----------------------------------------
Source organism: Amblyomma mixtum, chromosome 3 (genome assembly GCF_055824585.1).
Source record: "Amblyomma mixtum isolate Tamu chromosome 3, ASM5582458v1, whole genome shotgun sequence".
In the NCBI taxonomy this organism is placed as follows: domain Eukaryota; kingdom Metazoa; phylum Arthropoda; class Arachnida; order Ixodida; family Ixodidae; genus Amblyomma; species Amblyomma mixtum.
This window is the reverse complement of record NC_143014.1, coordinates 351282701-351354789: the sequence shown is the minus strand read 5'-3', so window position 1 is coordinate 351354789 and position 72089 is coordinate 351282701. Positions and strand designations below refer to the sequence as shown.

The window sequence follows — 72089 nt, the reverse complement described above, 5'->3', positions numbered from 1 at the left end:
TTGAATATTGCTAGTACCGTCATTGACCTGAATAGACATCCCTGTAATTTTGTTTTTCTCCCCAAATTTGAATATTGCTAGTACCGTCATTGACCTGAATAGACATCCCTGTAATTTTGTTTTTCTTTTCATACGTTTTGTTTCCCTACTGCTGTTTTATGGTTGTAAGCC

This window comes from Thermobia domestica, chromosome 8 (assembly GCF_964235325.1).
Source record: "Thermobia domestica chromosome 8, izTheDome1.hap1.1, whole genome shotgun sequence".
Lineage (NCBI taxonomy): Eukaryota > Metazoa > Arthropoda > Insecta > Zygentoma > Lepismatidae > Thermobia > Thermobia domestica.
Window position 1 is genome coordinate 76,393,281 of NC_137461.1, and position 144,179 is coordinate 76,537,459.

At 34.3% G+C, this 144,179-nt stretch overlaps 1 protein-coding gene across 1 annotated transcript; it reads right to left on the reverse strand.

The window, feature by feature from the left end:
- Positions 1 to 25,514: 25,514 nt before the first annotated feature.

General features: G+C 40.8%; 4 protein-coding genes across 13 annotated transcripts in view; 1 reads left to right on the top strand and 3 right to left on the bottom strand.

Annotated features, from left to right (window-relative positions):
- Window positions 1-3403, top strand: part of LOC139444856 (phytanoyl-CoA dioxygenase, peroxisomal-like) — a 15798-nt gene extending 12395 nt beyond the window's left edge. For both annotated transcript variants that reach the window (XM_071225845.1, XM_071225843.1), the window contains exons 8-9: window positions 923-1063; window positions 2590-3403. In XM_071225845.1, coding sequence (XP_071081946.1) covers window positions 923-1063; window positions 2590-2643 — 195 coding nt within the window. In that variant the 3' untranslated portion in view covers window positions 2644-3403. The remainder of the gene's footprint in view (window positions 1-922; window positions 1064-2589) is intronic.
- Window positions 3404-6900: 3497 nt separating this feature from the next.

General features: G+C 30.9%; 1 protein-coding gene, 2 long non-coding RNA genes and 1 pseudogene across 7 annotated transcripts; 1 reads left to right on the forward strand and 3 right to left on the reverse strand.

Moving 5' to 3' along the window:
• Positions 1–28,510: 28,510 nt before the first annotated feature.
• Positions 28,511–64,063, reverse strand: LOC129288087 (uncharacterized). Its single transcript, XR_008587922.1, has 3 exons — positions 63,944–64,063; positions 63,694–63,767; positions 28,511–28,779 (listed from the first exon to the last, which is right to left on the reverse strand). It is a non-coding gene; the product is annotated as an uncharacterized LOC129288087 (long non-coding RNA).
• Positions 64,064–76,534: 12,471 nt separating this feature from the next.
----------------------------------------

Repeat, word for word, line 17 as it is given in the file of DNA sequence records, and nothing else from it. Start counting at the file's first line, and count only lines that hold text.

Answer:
- Window positions 3404-6900: 3497 nt separating this feature from the next.